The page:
Lastly, the reason you should vote Labour in the Euros (aside from their good work and the poor quality alternatives) is that it is the best way to keep the BNP out. In Yorkshire, the BNP look likely to win a seat, which would mean a massive funding and publicity boost. If/when the UKIP vote collapses, Labour are the closest to beating the BNP for that seat (voting Green is helping the BNP in this sense, as they are the furthest from winning). So vote on June 4th, vote in Yorkshire (rather than at home, unless you’re in the North West where the BNP are strongest), and vote Labour!
David Levene

Liberal Democrats

A vote for the Liberal Democrats in the European elections is a vote for Diana Wallis and a vote for European reform. She has a wealth of experience that no other candidate can boast, leading the Lib Dems in Europe for two years and being elected to the position of Vice President of the European Parliament.

With these positions, the Lib Dems have been able to cut roaming mobile phone charges by 60% through legislation and proposing fairer anti-terrorism laws that do not have an impact on our civil liberties. The Erasmus scheme, which is designed to allow students across Europe to study abroad, has been put in the care of Liberals across Europe for the next four years who intend on putting 950 million Euros into the project.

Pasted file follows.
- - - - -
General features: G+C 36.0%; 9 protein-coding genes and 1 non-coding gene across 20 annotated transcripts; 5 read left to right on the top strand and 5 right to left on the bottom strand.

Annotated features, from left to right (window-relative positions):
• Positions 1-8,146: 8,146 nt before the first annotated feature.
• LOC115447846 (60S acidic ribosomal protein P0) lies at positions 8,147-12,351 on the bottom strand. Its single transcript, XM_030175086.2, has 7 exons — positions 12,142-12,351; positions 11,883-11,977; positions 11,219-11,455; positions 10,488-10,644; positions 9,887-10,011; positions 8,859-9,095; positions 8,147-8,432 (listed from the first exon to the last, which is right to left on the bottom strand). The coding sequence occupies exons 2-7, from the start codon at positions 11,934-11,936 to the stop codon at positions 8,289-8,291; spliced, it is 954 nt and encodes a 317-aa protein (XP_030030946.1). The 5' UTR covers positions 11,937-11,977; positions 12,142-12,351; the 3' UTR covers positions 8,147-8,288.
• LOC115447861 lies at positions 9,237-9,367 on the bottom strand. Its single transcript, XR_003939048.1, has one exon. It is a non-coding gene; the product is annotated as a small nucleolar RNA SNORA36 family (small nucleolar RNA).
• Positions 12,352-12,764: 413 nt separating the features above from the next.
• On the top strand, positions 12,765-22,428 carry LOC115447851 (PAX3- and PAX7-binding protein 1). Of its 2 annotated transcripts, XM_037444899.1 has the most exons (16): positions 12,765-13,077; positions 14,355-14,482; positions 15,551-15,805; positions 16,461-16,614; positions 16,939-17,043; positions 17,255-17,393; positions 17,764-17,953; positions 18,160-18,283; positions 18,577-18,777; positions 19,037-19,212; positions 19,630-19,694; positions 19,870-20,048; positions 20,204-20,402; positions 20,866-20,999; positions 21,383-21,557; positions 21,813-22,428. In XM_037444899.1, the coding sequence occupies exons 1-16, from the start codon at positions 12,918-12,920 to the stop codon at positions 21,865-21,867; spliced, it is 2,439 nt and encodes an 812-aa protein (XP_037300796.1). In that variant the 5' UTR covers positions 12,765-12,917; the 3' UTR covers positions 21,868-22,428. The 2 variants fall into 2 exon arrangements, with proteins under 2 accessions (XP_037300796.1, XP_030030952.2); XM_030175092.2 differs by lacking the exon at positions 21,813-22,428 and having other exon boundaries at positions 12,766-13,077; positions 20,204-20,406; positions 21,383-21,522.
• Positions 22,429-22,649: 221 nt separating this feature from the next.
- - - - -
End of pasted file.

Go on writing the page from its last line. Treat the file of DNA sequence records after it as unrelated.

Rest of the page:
Diana Wallis and our local parliamentary candidate Madeleine Kirk have been working together to push for improved environmental policies by demanding an increase in targets to reduce greenhouse gas emissions to 30% by 2020 and changing car registration tax to be based on CO2 emissions.

Many of the travesties of the EU need to be removed and our candidates are advocating the abolishment of worldwide trade barriers to create a free market – protectionist policies benefit no one.

The Common Agricultural Policy is a major obstacle in tackling poverty in Africa since it causes Europe to dump cheap produce into African markets. This suppresses local job markets and makes it difficult for local agricultural economies to thrive. With this in mind, Diana Wallis wants to achieve drastic reductions in EU funding for agricultural subsidies and transfer this budget to investment in rural development.

UKIP and the Conservatives agree with the Lib Dems on the problems that the EU are facing. We will only be able to tackle goals like climate change and poverty by working together.

However, unlike those who want to run away from the essential issues that must be dealt with, the Lib Dems are willing to stand up and put right what is wrong.
Craig Martin

12 comments

  1. Glad to see that Nouse is taking an interest in the Euros, and amused to see that the current incumbent in the Tories is slightly conflicted in his voting intention., I was Chairman of York Tories way back in 1992 when the Maastricht Treaty was ratified, and my attitude then as now has been that we must finally withdraw from the EU. To that end I am now fighting this election as a UKIP candiadte in the South West, and have been working as their press officer in Brussels for the past few years.

    In the end it is just about whether we can sack those who have power over our lives. Currently, while we remain in the European Union we cannot.

    Whatever, hoping that Hes and the Charles are still well.